By Christopher DeWolf
There are a few universally accepted principles of good design: balance, scale, contrast, unity. Oki Sato would add another: narrative.
“It’s not the shape or color, it’s about what’s behind the object,” said the 37-year-oldfounder of Tokyo-based design house Nendo.
Born in Toronto and raised in Tokyo, Mr. Sato is known for marrying the harmony and simplicity of Japanese design with an uncharacteristic irreverence. His works have been collected by the Museum of Modern Art in New York and the Centre Pompidou in Paris, and past projects include a lacquered version of the ubiquitous Cup Noodles container and a collection of knit-covered maple wood furniture inspired by Winnie the Pooh.
Mr. Sato is extraordinarily prolific, and examples of his projects abound. Just last year, he unveiled 56 new products and interiors with Nendo: among them, bottles for a coffee-flavored beer, the interiors of a department store and a champagne cooler inspired by traditional Japanese spa buckets made of bamboo.
One of his latest projects, called Fusion, is a furniture collection for Danish company BoConcept. He recently spoke to the Journal about Japanese versus Scandinavian design, juggling up to 300 projects at a time, and making people smile.
What’s the concept behind Fusion?
[We had] a very open brief. It is about fusing different traditions and aesthetics, fusing two different cultures, Danish and Japanese. It’s interesting because Japanese design has been strongly influenced by Scandinavian design and on the other side, Danish architecture has been influenced by Japanese architecture. It’s not about working on a single idea but bringing two different elements and mixing them together.
Usually when I work with some companies, for example if I worked with Glas Italia, I would make glass furniture, and if I work with a wooden-furniture manufacturer, I would make wooden furniture. But in this case, BoConcept is able to make everything that links to the living environment. I was able to make clocks and sofas and cushions, use different materials like wood and metal and ceramics. That was something new for me.
Why do you like working with so many different clients?
That is kind of linked with the key word, which is fusion. Nendo means “play dough, “almost—it’s about mixing different colors and creating different shapes. It’s the flexibility of designing things. I believe that when we work on so many different fields they influence each other. When I find a new material or technology, I can use that for furniture or interior design. It’s a way to not focus on certain things and to be able to find new ideas within different projects.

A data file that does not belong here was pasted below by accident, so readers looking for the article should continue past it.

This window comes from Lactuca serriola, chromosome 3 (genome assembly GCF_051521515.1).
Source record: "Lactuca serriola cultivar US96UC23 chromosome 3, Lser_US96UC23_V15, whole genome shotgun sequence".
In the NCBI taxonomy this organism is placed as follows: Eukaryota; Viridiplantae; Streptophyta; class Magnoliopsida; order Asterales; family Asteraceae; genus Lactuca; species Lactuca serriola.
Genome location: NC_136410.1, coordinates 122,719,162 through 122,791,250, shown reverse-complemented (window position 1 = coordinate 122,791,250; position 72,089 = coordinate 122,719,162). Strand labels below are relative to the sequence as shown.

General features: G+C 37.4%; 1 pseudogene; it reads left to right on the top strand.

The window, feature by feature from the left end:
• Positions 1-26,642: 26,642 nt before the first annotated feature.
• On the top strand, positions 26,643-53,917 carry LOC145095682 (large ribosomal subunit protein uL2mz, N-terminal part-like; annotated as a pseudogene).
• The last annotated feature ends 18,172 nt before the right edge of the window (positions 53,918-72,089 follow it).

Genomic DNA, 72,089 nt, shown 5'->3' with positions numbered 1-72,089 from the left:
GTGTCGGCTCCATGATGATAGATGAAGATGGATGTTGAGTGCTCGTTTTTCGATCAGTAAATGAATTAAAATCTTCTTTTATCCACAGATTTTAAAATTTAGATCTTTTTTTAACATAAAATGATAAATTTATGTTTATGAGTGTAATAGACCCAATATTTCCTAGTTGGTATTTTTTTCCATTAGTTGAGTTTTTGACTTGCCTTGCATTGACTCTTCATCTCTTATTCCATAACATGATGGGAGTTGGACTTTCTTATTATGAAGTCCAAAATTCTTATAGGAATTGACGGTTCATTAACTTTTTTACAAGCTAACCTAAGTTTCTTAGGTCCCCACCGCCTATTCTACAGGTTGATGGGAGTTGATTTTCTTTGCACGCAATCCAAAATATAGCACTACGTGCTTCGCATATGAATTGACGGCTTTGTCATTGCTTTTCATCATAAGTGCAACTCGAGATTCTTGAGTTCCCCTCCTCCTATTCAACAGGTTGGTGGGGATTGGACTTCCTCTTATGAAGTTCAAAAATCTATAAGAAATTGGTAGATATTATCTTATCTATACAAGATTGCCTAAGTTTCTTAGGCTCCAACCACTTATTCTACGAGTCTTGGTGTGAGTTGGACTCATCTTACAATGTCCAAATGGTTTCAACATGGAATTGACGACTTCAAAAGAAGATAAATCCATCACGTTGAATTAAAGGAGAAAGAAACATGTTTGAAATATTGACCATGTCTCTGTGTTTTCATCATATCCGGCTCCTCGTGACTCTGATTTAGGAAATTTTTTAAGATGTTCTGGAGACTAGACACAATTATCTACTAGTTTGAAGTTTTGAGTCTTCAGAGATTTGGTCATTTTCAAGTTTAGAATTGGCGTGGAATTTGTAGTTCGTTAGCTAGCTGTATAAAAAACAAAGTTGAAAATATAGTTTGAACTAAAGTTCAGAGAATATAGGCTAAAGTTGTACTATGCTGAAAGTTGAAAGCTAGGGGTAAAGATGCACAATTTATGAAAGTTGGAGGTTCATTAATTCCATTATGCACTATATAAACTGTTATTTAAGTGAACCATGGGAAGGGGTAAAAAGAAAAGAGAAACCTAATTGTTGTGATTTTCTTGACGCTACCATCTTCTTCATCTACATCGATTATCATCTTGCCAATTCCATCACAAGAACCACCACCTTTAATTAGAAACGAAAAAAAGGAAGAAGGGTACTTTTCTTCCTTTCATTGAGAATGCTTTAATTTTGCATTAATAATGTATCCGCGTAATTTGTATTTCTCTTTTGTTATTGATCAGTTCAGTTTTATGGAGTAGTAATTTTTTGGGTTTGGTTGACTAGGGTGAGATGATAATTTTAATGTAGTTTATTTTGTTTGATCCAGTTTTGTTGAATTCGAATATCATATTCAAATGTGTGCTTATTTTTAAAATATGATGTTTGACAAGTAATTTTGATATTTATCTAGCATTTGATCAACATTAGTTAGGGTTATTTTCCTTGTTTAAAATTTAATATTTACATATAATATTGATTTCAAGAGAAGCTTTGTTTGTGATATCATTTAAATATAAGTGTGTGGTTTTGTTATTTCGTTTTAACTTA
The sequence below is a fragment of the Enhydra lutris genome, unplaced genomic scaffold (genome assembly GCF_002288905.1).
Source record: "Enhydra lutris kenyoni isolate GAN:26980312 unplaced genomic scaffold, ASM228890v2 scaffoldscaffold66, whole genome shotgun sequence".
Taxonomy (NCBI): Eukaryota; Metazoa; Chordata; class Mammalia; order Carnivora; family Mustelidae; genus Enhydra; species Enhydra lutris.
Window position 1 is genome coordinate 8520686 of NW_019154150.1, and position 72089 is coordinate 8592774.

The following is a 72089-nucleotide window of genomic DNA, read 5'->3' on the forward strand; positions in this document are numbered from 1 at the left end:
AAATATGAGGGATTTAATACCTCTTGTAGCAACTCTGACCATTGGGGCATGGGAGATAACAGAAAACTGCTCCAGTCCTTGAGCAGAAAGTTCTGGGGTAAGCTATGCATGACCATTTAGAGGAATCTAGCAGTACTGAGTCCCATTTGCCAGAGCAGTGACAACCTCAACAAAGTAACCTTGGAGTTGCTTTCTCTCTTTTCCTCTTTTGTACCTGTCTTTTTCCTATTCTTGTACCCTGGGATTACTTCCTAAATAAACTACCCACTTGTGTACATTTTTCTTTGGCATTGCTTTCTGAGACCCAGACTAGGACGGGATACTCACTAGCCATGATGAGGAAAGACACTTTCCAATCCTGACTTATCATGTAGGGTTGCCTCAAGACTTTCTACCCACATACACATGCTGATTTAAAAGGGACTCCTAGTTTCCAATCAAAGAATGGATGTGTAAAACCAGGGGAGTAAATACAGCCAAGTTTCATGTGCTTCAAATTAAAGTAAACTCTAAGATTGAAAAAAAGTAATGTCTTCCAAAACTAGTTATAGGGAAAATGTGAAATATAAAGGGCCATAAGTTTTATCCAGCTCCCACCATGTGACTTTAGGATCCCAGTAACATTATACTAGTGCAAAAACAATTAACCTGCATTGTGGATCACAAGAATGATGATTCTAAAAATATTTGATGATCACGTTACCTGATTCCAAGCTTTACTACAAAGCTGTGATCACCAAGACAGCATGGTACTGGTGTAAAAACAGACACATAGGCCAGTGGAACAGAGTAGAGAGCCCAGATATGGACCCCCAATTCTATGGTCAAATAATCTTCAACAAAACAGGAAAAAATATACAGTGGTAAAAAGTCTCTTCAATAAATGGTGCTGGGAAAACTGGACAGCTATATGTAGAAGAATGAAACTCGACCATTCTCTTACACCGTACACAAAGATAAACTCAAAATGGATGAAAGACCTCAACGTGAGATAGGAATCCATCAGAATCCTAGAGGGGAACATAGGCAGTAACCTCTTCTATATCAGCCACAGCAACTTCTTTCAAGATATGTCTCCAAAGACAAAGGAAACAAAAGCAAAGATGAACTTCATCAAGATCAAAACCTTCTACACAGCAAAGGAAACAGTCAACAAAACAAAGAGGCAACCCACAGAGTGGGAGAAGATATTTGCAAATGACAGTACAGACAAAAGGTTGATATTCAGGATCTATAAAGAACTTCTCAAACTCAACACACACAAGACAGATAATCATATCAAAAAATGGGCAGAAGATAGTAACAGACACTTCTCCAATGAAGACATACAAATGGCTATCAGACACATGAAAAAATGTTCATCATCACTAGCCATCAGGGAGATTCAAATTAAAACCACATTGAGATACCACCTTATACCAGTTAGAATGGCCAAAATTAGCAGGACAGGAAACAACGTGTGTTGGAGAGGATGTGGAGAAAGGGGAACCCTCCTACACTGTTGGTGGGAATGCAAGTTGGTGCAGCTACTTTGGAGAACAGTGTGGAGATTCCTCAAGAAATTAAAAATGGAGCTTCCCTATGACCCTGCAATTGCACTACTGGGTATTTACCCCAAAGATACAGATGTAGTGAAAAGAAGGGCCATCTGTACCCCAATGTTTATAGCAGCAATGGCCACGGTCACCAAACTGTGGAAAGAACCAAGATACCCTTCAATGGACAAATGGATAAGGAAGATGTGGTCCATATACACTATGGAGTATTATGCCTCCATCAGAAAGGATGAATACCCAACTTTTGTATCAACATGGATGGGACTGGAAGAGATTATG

The reason why I work on so many projects is I feel that the more output I have, the more input I can have. The more ideas I deliver, the more it creates a flow that makes me able to find new ideas.
When you started Nendo you were just 24. What has changed in your approach to design since then?
Actually, nothing much has changed. It’s really that same process. I look for small things that can gradually develop to make big changes. It’s like the media—before it was the radio and television and newspapers that provided information, but now everyone can provide information. It’s the small things that people notice—if somebody on the other side of the Earth finds something interesting, the next day everyone knows. It’s like a virus.
The process is more or less the same for design. We try and think of small ideas that become like a virus. I’m trying to look for smaller and smaller ideas that affect people’s emotions in a way. I think it’s those small things that make people’s lives so rich and comfortable. It’s always about giving people a small smile in the end.
How do you achieve that small smile, that “a-ha” moment?
I’ve noticed that rooting work in everyday life really helps me. If you keep on repeating things every day you notice the small differences, and I feel those small differences become my design sources in a way. I don’t see new things when I travel too much; it’s better if I take a walk around my house and go to the same cafes every day. Of course, when I visit factories and different companies, I try to look for the small things that are hidden, things that people don’t really care about or things that people have already forgotten.
A lot of companies are really interested in new techniques and materials, but it’s not about finding new things—there is always something new. I try to look for old things, old techniques that are not used anymore, old materials that can be mixed to create something new and be very competitive in the market as well. It’s not about sketching and making renderings, it’s more about observing and looking at things.
What’s an example of this?
For instance, blowing glass has existed for a very long time. I’ve been visiting glassblowers in Prague and I noticed that everyone was blowing air into the glass—obviously. Then I thought, what if you sucked the air out from the glass? Everyone was laughing because they’d never done anything like that, but when they sucked the air out of the glass it creates very beautiful wrinkles on the outside of the glass. That’s how we made a very beautiful lamp out of glass.
Did you ever expect to be considered a star designer?
I still don’t think I’m a star designer. I’m just focusing on what I’m doing at this moment. I’m working on 290 to 300 projects at the moment but every project is really different. It’s really exciting. I don’t know how I am doing this, to be honest. It’s not that every project is very short term—some continue on for four or five years and others end in a few days. It’s really about focusing on what I’m doing at the moment.